Top 5 IDEs and text editors for Kotlin
Our IDE series continues with Kotlin! This pragmatic language for the JVM has a number of options for developers, which might explain why it’s on the rise. Today, we take a look at some of our favorite IDEs and text editors.
This popular language developed by the JetBrains team continues to wow developers around the world. Kotlin’s popularity exploded last year after Google announced it would be supporting the language for Android applications. Developers keep saying yes to Kotlin, so we thought it was about time to take a closer look!
As always, this list is subjective. There are a lot of options out there and we can’t cover every one of them. However, if you think there’s been a huge miscarriage of justice, let us know about the IDEs that we’ve forgotten in the comments below.
In no particular order, here are our top 5 IDEs and text editors for Kotlin.
No surprises here! IntelliJ has a lot of versatility and stability, which is why it’s made the list before. Kotlin was initially developed by the JetBrains team, which means there’s an extra level of compatibility between the two. Kotlin even has IntelliJ-specific tutorials and getting started guides.
IntelliJ offers developers a number of tools for refactoring, software testing, and more. In particular, the code coverage analysis and the integrated version controls systems are both particularly helpful. IntelliJ supports lots of other languages, including Java, Groovy, and Scala. More options are available in the Ultimate version. However, the relatively stripped down Community version is still a powerful option for developers.
More information about IntelliJ IDEA is available here. The Community version is open source, while the Ultimate option has a 30-day free trial.
Just starting out on your Kotlin journey? This simple text editor is a cloud-based application available in the browser that is compatible with any operating system. This JVM allows developers to run the code as soon as they finish typing it.
This is our only mobile development suite on the list! Android Studio provides the developers with fast tools for building apps on every type of Android device. Android Studio has had full support for Kotlin since May 2017, with support for standard components and Android templates.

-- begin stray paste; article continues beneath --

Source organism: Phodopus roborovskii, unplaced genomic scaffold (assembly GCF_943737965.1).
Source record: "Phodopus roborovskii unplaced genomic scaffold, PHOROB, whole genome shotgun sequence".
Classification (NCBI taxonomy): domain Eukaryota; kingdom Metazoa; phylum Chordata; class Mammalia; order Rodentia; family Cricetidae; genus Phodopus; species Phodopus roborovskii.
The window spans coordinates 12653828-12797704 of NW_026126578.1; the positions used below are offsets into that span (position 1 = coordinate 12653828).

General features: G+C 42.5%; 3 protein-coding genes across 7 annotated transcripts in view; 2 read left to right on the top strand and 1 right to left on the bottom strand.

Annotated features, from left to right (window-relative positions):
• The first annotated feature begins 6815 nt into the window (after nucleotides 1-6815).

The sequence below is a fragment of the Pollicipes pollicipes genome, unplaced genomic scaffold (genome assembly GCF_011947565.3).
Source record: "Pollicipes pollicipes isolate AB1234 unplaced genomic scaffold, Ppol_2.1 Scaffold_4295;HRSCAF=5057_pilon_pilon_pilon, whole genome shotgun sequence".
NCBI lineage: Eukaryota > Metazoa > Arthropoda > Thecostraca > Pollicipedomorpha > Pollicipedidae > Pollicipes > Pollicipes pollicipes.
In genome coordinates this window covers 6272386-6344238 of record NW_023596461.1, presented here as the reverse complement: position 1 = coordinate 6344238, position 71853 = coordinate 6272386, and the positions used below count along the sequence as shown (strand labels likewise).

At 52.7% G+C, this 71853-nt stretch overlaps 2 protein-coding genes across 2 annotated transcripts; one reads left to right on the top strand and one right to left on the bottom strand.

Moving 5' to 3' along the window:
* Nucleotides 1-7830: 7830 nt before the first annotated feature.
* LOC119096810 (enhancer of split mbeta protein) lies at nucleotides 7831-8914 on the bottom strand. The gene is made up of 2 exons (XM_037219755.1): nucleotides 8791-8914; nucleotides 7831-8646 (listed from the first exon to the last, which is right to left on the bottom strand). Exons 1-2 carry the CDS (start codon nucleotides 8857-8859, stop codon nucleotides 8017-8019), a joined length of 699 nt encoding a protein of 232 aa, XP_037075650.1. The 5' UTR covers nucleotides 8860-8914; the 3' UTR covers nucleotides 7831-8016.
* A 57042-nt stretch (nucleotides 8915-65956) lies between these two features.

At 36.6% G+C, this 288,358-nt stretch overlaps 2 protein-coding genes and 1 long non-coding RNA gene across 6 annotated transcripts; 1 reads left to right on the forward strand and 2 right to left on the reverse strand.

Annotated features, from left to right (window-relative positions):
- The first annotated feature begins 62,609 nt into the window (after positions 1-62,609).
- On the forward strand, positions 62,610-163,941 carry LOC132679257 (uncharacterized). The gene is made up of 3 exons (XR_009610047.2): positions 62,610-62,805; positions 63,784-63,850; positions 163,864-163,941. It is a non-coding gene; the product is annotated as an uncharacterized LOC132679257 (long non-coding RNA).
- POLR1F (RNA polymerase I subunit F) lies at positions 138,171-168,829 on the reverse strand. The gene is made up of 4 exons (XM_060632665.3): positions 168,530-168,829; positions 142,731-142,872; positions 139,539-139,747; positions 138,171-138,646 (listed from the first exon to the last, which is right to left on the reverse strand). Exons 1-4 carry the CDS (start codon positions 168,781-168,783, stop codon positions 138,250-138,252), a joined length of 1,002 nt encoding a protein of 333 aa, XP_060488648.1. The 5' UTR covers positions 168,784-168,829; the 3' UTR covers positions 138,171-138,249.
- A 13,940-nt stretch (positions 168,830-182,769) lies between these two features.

Since there are pretty significant design similarities between Android Studio and IntelliJ IDEA, it makes it even easier for developers to transition to create mobile applications with this IDE. Out of the box tools include code refactoring as well as search tools to seek out and find any performance issues or version incompatibilities. Editing can be done with Drag-and-Drop, while Gradle takes care of automatic assembly and generation of .apk. Developers can view the layout on different mobile screens so they can control for differing sizes and resolutions.
More information about Android Studio can be found here. Android Studio is available as freeware + source code.
Vim is without a doubt the oldest text editor on this list at a venerable 26 years old. While it might be easy to get lost in Vim, there’s certainly a reason why it has remained so popular as other tech darlings come and go. This ubiquitous option is highly configurable, making it easy for developers to adapt to any problem that comes their way.
Looking for a stable environment? Vim is rock solid. Other features include a multi-level undo tree, extensive plugin system, and powerful search and replace. As befitting an editor that is old enough to rent a car, Vim has support for hundreds of programming languages and file formats. With a Kotlin plugin, developers can take advantage of syntax highlighting, automatic indentation, code checking with Syntastic, and more.
The last on our list, Sublime Text 3 is a sophisticated text editor with great features for code, markup, and prose. Thanks to the Kotlin plugin, developers can take advantage of the easy to use interface and high performance of this text editor.
Features include syntax highlighting, errors detection, and autocompletion. Multiple selections saves times while making changes and the command palette simplifies looking for tools. Developers are able to make their own templates and quickly insert them into a file as well as create their own extensions. Sublime Text also offers a built-in Java compiler called JavaC, along with a powerful API and package ecosystem.
More information about Sublime Text can be found here. Sublime text is available as freeware, although you will be periodically asked to subscribe at $70 a pop.
SEE ALSO: Kotlin 1.2.50 is a sight for sore eyes
Both of our honorable mentions have made previous lists! Atom is a customizable IDE that makes it easy to use with a Kotlin plugin. By the same token, Eclipse IDE is also on the honorable mentions list so we can make room for a few Kotlin-specific IDEs. Just install the Kotlin plugin to your Eclipse IDE to enjoy the full support of this innovative platform!